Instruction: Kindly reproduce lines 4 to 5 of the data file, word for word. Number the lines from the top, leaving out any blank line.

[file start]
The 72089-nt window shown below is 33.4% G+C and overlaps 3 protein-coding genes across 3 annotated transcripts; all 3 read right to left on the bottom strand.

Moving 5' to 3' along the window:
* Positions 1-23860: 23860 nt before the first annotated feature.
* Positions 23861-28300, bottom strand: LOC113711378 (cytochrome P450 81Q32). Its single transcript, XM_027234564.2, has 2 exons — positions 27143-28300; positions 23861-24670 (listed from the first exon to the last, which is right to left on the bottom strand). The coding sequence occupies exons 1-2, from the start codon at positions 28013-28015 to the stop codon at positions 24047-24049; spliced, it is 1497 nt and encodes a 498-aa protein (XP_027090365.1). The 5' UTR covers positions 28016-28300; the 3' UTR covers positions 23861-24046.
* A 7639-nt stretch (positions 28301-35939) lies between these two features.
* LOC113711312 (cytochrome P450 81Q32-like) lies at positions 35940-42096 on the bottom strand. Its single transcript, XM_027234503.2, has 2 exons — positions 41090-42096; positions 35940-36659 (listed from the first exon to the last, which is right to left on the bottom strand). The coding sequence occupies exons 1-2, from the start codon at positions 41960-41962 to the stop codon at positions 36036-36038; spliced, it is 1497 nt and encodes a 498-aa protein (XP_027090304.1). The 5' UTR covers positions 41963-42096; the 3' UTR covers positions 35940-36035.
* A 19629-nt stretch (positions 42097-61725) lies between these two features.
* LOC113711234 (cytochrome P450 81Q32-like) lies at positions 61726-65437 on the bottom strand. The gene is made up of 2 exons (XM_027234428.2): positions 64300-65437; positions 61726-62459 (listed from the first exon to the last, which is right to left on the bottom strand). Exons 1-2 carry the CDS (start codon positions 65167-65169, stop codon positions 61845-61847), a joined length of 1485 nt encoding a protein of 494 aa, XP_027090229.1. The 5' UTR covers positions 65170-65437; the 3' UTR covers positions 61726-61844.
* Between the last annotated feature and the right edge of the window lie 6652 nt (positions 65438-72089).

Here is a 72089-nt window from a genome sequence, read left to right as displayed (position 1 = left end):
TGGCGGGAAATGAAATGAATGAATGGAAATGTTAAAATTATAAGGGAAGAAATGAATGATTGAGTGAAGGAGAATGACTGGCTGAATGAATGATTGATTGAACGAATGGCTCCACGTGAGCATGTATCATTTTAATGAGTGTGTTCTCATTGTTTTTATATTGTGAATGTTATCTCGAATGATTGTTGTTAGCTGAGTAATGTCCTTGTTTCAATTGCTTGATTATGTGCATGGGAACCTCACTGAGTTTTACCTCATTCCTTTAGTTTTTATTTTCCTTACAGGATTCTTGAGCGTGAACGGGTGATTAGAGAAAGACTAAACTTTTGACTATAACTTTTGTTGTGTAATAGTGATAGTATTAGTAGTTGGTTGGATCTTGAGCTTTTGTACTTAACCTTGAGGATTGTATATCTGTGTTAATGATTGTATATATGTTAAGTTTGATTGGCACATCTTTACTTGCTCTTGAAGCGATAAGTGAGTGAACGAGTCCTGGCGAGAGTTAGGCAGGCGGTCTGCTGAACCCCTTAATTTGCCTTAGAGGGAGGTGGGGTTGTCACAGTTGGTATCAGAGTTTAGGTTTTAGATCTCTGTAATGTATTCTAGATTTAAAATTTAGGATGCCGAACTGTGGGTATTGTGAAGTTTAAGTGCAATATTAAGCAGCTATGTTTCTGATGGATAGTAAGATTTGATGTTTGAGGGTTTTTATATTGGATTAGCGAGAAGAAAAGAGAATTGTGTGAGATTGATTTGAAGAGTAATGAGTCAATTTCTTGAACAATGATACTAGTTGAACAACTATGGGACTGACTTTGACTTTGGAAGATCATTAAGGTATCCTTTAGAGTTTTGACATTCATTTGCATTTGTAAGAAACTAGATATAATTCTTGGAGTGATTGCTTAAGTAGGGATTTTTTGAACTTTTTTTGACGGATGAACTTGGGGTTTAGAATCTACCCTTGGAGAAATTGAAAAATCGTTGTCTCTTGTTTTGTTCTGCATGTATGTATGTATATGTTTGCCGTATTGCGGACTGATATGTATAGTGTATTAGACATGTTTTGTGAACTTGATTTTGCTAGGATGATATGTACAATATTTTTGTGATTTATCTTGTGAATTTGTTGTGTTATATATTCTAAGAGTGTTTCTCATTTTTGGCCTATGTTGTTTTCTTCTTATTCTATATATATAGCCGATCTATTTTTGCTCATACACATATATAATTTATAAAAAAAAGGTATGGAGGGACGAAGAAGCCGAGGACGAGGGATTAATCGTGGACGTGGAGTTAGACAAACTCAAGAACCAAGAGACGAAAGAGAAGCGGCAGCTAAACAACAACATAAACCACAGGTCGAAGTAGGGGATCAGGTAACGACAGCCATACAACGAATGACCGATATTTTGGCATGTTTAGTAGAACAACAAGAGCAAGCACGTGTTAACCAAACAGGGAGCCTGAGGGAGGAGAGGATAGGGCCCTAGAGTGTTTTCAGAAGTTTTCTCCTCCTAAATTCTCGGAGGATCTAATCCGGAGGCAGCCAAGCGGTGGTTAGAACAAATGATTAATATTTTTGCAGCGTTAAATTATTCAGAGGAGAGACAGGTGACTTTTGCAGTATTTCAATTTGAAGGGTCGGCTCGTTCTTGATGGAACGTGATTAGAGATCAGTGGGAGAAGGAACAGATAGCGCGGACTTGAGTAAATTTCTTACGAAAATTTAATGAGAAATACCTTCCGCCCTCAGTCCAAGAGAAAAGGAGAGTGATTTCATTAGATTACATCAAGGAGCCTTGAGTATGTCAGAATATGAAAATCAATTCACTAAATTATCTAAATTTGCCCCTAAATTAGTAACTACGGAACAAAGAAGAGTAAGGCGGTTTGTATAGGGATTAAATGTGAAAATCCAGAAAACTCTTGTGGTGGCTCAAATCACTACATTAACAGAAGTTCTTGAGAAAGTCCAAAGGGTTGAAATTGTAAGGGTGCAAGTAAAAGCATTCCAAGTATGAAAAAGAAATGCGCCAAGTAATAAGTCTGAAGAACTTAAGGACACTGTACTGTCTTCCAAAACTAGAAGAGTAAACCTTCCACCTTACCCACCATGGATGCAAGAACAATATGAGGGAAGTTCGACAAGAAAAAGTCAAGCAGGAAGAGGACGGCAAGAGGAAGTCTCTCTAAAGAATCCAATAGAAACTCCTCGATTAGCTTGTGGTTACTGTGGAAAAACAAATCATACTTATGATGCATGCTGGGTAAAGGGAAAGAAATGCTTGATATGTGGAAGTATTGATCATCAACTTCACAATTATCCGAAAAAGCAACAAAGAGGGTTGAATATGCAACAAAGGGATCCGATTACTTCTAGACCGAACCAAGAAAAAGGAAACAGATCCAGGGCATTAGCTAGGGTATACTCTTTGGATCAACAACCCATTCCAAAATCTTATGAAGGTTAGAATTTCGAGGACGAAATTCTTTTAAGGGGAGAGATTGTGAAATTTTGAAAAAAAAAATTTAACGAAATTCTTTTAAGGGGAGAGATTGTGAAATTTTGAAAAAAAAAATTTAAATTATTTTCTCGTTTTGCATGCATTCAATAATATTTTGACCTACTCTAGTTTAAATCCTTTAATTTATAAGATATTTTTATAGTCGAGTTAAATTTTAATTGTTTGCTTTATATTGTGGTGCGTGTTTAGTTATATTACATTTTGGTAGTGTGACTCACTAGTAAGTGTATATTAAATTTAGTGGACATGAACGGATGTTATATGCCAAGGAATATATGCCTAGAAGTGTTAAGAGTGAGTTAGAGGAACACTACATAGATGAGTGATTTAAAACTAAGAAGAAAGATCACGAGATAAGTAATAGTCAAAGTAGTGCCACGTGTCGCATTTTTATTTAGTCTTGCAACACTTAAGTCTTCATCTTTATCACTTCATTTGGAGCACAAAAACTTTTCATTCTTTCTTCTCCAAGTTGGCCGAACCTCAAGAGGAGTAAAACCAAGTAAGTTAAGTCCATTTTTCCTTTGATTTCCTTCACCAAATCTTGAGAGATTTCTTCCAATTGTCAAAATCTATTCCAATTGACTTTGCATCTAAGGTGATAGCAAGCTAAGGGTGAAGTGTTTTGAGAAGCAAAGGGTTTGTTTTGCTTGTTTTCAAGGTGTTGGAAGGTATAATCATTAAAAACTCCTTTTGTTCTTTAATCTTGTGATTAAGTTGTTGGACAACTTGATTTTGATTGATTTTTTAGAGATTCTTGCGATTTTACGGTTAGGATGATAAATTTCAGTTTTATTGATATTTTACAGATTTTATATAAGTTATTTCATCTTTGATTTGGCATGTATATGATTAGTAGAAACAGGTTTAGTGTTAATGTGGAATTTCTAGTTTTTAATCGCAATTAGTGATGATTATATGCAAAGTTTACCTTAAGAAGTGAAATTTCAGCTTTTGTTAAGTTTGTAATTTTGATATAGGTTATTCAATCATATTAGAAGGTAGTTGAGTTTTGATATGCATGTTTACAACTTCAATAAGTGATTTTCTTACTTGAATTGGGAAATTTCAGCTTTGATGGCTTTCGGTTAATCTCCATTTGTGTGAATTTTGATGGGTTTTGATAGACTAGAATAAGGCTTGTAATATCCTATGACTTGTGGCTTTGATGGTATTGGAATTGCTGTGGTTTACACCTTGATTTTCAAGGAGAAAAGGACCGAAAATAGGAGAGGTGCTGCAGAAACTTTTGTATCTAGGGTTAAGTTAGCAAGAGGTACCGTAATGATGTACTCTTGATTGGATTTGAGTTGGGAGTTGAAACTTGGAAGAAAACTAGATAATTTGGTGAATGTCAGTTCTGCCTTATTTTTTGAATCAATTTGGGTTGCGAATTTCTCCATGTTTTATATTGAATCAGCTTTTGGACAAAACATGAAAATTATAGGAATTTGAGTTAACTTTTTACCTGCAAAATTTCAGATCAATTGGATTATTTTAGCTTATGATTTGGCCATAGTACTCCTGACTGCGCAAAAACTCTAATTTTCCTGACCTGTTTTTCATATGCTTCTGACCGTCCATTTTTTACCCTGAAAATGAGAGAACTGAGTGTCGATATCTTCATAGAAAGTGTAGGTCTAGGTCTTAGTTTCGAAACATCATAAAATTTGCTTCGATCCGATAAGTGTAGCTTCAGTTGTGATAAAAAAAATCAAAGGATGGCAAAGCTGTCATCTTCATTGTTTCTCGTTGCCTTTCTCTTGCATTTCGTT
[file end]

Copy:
* Positions 23861-28300, bottom strand: LOC113711378 (cytochrome P450 81Q32). Its single transcript, XM_027234564.2, has 2 exons — positions 27143-28300; positions 23861-24670 (listed from the first exon to the last, which is right to left on the bottom strand). The coding sequence occupies exons 1-2, from the start codon at positions 28013-28015 to the stop codon at positions 24047-24049; spliced, it is 1497 nt and encodes a 498-aa protein (XP_027090365.1). The 5' UTR covers positions 28016-28300; the 3' UTR covers positions 23861-24046.
* A 7639-nt stretch (positions 28301-35939) lies between these two features.